University of Kansas Logo A latest research has been conducted on better understanding the association between health and emotions. This research reveals that positive emotions are very essential for maintaining a healthy physical health. This is mainly essential for those people who are financially poor. This research was jointly conducted by the University of Kansas and Gallup.

The research findings were based on the data withdrawn from the Gallup World Poll. The research was conducted on more than 150,000 adults. The participants were asked questions regarding whether their basic necessities, like food, shelter and personal safety, were adequately fulfilled. They even reported on various emotions like sadness, happiness, worry, etc. They expressed their physical health problems like tiredness, pain, etc. as well.

Sarah Pressman, assistant professor of psychology at University of Kansas and a Gallup senior research associate, says that, “We’ve known for a while now that emotions play a critical role in physical health. But until recently, most of this research was conducted only in industrialized countries. So we couldn’t know whether feelings like happiness or sadness matter to the health of people who have more pressing concerns — like getting enough to eat or finding shelter. But now we do.”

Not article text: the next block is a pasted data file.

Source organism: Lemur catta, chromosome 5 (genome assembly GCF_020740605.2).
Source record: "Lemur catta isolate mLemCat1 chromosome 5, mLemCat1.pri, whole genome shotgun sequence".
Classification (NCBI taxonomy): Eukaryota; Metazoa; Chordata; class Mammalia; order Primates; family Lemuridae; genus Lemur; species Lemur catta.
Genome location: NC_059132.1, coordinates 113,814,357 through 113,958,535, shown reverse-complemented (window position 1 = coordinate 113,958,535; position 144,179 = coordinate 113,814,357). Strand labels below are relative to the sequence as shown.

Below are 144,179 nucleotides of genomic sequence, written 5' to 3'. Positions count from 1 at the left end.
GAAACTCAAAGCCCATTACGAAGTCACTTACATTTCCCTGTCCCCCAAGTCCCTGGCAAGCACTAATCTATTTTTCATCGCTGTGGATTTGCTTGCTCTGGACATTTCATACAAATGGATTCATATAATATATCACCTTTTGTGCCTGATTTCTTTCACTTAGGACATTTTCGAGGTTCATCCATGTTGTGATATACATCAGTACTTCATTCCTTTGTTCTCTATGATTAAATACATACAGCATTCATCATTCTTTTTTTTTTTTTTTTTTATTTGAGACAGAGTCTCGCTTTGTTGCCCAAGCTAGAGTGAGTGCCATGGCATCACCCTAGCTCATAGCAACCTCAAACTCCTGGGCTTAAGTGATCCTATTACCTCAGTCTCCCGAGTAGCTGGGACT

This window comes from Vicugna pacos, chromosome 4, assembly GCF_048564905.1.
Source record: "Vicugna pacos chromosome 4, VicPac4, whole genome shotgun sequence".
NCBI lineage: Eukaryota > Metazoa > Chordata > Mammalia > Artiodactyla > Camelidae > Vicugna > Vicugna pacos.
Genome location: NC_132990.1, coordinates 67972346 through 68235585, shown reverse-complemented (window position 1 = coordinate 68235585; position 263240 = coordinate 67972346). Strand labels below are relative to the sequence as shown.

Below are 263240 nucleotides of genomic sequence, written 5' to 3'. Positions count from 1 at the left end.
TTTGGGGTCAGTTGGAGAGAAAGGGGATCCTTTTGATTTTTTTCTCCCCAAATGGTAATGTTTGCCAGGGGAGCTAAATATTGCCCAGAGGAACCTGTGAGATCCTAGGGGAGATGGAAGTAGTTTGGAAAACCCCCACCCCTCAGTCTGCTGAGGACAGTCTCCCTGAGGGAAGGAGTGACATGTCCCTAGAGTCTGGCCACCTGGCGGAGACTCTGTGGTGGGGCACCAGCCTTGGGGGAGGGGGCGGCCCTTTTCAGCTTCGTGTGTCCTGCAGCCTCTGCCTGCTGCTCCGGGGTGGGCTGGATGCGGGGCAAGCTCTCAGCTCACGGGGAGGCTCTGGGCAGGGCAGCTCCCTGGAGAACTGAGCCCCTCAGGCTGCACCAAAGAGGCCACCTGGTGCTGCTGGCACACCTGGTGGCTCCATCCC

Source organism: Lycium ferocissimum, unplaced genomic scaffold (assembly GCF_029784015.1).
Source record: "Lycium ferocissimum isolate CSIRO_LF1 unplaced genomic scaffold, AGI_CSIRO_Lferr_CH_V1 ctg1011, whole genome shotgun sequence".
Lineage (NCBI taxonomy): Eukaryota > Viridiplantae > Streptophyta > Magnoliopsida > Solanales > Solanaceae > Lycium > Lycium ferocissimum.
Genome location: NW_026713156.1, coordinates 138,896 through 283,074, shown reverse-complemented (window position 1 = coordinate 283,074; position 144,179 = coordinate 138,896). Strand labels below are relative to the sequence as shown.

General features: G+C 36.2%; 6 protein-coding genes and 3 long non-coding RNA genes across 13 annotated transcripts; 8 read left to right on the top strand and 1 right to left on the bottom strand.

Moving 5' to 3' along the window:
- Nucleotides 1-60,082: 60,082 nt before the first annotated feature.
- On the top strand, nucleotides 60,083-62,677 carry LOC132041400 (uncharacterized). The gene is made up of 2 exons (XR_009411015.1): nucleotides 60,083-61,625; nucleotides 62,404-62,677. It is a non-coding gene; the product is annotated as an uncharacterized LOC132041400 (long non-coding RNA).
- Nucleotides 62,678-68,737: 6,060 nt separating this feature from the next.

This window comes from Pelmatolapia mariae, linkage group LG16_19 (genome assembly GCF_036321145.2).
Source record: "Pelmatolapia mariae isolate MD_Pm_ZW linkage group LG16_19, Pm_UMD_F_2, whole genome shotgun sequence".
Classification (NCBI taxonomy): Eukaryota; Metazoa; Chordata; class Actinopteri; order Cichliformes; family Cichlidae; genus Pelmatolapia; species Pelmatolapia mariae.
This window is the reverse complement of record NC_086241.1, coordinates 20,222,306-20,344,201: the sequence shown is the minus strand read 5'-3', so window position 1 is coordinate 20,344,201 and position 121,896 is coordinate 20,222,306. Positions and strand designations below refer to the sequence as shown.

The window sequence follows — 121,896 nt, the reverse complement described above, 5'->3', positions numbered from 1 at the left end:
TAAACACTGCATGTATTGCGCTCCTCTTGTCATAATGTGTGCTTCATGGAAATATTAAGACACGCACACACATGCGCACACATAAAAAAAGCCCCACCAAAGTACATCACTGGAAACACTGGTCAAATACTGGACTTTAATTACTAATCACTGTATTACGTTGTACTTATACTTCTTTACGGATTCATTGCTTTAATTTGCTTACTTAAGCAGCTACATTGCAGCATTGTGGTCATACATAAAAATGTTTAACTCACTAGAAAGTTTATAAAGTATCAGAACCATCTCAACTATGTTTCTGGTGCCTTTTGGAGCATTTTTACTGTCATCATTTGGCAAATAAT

Pressman states that positive emotions have a positive effect on the physical health even with the un-fulfillment of basic needs. Similarly negative emotions may have a negative effect on the physical health. It was noticed that even in the absence of adequate basic requirements like food and shelter; positive emotions were shown to have a positive effect on health.

The researchers were astonished to discover that the link between emotion and physical health was greater than the association between health and basic human requirements like food. The research found that such a link was the strongest in the poorest countries surveyed.

Their findings were presented at the annual meeting of the American Psychosomatic Society in Chicago.